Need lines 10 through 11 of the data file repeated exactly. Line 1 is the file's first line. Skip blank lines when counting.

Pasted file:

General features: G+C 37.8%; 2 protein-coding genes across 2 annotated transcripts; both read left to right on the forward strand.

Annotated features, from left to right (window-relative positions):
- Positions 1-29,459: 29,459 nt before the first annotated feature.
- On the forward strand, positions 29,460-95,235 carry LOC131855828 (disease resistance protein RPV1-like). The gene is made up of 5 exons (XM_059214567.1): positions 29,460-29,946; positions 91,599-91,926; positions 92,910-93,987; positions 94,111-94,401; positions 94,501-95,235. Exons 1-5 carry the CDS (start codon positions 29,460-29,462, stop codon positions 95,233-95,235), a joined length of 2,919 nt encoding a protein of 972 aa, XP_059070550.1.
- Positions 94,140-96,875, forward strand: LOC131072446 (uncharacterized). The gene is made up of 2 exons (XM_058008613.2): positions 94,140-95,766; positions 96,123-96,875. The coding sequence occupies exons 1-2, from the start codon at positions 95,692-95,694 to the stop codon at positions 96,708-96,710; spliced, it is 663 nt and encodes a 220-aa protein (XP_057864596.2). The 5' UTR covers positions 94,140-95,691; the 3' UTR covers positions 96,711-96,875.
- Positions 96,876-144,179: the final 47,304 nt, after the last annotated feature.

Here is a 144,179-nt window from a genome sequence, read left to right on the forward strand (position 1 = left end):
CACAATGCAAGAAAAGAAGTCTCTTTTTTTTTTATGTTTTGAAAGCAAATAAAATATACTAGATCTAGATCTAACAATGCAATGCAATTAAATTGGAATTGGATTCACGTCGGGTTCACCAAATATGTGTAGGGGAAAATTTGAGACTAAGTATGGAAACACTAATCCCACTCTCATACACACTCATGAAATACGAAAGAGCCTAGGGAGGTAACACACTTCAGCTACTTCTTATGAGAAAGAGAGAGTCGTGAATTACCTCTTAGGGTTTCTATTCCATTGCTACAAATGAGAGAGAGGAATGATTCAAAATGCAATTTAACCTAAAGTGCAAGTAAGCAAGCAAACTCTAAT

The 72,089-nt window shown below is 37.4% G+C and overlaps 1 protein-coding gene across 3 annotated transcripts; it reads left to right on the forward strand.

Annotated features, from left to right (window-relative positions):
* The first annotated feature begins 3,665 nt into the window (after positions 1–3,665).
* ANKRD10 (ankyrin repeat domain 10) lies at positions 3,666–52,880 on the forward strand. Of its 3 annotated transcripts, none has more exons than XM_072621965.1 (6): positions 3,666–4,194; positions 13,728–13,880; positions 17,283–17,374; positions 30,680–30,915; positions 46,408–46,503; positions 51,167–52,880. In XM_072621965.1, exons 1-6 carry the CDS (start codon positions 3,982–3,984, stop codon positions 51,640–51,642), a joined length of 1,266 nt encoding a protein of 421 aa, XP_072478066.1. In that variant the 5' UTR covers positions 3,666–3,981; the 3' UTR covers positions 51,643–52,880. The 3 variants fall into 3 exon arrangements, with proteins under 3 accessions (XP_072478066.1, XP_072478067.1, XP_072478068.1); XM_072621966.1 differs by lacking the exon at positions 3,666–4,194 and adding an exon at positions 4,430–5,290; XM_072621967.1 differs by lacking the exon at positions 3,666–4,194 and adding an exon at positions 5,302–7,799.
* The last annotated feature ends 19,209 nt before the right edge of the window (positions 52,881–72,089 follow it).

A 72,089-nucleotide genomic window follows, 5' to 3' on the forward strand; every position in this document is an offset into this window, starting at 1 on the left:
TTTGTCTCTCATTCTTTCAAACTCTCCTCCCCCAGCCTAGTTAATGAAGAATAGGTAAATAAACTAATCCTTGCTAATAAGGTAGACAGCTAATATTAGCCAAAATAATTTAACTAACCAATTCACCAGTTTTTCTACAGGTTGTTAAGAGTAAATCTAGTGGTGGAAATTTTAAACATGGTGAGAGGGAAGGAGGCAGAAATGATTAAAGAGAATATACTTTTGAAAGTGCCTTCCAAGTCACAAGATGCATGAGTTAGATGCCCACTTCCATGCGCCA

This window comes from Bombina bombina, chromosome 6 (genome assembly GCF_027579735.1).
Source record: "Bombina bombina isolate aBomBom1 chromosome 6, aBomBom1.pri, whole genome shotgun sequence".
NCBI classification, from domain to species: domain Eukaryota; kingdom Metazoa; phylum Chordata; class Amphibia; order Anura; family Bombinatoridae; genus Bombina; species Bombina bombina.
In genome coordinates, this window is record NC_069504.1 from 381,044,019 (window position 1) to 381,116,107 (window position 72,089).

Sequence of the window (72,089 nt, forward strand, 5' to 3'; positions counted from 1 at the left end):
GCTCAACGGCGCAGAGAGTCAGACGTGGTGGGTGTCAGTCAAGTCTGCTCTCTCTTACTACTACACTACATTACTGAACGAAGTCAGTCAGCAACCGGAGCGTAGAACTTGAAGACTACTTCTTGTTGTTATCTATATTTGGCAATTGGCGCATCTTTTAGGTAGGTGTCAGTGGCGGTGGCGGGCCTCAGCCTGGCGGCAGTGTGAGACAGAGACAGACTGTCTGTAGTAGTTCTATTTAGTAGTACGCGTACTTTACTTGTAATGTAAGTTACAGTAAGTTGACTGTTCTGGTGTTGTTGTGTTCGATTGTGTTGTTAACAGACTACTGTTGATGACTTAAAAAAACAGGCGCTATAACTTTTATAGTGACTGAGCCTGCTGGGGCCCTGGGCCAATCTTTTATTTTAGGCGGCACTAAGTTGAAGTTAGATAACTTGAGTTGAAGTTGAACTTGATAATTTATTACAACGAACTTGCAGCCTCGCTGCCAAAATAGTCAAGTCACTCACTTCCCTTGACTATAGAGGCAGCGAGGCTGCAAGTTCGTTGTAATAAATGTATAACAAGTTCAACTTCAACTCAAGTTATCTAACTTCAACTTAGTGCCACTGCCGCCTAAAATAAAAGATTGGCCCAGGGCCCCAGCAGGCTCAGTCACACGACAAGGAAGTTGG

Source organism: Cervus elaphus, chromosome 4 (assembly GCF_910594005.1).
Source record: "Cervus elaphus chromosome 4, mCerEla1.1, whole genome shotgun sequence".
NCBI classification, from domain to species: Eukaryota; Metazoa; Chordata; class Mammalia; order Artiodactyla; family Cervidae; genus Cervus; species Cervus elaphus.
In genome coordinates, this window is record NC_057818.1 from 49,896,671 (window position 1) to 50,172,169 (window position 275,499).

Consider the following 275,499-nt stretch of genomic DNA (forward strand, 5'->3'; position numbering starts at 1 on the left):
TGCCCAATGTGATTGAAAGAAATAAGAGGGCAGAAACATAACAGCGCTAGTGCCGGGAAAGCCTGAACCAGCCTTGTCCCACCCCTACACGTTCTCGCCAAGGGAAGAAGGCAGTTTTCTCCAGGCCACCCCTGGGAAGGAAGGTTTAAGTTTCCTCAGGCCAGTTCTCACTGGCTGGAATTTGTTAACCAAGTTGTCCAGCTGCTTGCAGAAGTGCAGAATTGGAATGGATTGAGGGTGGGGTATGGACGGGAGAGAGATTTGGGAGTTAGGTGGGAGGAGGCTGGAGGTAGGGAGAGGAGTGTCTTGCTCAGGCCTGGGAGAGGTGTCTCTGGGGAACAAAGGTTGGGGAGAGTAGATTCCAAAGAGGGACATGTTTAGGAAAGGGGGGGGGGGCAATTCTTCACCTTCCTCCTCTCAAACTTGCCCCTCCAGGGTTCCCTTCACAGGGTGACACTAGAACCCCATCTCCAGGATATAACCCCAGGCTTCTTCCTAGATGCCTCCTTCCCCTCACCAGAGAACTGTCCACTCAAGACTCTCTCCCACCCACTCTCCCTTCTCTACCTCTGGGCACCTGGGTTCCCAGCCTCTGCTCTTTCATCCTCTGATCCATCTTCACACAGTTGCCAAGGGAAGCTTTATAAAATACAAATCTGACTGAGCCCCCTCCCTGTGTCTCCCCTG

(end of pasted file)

Annotated features, from left to right (window-relative positions):
* The first annotated feature begins 3,665 nt into the window (after positions 1–3,665).